2. David Tanabe. Carolina’s first round pick in 1999, this Wisconsin freshman was named to the WCHA All-rookie Team. He was the Badgers third leading scorer with 10 goals and 12 assists. An excellent skater and passer, the 6’1″, 195 pound Tanabe could have a bright future filling in Carolina’s need for offensive defensemen.
3. Ryan Murphy. A fourth round pick by the Hurricanes in the 1999 draft netted them Bowling Green’s third leading scorer. Murphy had 9 goals and 22 assists for the Falcons. Five of his goals came on the powerplay. This left wing is 6’1″ and 185 pounds, and could develop into a real scoring threat for the Canes.
The top three picks by the Carolina Hurricanes in last months NHL Entry draft were surprised, and not always for the best. David Tanabe, Brett Lysak, and Brad Fast were taken in the first, second, and third rounds, respectively.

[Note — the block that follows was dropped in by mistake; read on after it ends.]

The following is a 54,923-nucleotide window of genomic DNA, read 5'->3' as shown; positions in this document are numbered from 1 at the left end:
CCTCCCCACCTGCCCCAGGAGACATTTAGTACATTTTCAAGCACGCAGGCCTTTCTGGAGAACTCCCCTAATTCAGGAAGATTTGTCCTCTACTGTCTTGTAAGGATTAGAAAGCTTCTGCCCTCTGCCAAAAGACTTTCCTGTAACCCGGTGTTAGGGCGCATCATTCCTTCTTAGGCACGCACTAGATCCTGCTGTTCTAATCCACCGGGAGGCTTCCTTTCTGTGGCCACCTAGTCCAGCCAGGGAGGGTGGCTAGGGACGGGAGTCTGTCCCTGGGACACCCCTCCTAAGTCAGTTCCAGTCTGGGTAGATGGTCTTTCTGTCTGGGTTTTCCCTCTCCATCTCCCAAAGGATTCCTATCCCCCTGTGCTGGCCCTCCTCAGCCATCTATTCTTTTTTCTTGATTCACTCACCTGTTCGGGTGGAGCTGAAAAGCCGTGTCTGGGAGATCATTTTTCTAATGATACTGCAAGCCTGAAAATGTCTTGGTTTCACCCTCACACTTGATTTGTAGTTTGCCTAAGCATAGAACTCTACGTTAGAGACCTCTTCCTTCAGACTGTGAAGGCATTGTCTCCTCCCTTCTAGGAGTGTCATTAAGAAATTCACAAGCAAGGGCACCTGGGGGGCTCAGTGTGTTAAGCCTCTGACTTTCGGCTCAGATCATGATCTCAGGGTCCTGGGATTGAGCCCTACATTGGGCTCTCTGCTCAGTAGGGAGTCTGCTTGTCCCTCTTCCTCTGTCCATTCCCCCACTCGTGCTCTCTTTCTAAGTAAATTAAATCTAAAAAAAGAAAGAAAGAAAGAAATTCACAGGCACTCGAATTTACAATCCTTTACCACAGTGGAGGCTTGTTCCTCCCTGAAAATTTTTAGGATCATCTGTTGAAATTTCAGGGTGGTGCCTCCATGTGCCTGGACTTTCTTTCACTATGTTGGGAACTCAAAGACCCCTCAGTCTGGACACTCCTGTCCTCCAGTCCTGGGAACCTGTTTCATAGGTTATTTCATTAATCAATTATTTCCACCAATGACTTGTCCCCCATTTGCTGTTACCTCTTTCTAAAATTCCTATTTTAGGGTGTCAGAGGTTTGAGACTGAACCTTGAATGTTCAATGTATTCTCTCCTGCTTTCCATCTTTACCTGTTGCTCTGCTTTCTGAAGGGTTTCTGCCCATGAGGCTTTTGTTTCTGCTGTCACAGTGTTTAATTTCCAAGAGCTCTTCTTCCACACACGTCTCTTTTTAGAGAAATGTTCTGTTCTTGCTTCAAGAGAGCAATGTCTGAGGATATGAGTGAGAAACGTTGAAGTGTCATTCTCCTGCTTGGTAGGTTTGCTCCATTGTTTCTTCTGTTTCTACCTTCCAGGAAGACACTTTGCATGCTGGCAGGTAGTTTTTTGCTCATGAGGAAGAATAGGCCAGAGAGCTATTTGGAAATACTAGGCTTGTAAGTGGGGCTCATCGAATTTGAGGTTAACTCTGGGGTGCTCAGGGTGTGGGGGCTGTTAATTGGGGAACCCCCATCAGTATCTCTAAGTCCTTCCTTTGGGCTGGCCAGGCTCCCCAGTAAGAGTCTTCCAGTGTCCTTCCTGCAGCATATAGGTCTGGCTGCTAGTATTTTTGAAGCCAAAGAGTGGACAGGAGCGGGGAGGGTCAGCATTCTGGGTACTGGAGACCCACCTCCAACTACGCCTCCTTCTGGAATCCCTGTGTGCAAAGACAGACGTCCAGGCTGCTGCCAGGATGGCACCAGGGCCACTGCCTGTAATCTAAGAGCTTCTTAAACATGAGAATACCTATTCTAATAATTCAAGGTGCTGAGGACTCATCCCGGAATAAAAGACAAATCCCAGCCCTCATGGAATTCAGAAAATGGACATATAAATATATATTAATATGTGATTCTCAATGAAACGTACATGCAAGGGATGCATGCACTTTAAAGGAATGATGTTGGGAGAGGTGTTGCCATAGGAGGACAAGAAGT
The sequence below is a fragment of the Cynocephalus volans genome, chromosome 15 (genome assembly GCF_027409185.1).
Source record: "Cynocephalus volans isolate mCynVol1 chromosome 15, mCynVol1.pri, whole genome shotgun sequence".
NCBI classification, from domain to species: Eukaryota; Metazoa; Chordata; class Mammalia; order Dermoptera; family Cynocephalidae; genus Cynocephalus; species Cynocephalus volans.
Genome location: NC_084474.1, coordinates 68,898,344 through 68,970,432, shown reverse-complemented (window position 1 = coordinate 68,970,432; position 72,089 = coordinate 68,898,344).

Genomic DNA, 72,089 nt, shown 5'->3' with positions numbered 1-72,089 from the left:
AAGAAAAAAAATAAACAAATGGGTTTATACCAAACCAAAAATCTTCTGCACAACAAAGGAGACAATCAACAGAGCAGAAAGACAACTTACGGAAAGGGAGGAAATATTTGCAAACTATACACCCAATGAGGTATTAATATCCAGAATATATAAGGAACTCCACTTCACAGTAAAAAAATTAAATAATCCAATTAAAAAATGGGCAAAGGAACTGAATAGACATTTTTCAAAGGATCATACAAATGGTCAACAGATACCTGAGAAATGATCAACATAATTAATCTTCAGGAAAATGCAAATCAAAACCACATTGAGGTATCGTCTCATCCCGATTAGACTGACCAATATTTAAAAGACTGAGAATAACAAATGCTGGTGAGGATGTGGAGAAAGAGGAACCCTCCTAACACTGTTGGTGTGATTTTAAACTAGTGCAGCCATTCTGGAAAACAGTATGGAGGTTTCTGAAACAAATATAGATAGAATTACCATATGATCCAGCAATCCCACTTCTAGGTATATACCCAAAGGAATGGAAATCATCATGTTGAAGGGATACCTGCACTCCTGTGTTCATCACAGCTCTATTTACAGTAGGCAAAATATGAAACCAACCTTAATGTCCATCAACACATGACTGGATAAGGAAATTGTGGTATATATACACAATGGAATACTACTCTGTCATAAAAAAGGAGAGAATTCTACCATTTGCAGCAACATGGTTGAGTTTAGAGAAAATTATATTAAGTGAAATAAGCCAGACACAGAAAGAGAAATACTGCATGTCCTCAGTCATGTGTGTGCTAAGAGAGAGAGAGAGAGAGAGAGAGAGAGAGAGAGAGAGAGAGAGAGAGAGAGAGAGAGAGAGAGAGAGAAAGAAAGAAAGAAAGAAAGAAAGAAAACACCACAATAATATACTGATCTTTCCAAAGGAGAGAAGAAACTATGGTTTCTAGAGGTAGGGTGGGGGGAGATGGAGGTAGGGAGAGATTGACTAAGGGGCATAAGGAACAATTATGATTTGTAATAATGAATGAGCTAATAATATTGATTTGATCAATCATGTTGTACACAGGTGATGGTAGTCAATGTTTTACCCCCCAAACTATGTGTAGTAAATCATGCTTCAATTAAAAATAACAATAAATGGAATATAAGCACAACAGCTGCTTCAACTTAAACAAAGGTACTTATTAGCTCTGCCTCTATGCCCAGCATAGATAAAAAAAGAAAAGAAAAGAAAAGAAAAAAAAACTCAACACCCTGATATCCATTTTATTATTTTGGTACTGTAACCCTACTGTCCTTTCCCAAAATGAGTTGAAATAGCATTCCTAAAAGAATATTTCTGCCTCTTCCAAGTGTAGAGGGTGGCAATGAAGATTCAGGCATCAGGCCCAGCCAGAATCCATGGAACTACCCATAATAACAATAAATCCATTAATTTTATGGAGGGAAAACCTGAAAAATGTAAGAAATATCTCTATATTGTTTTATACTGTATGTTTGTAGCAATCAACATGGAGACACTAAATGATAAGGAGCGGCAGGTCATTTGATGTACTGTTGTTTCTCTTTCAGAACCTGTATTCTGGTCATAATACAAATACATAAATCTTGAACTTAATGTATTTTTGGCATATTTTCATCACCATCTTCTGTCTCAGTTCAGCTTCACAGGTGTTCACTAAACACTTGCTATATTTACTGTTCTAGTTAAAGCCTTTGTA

Carolina made Tanabe their first pick, 16th overall. The pressing need for an offensive defenseman surpassed the available players ranked higher. The Hurricanes had the worst powerplay in the NHL during the 1998-1999 season. The 11 defensemen who skated for the Canes last season combined for 15 goals in 82 regular season games. Of those 15 goals, only three came on the power play. Tanabe, on the other hand, scored ten goals in 35 games. Three of his goals won games and one came on the powerplay. This came in his freshman year at the University of Wisconsin, where he was the third highest scorer. He has stated that his development is up to the Hurricanes organization and the Minneapolis native will either return to college or sign a contract and go into the Canes system. The combination of his great skating, hard shot, and superior passing caused Carolina to pick him as the third defenseman taken in the draft, when in fact, he was ranked eighth in that category.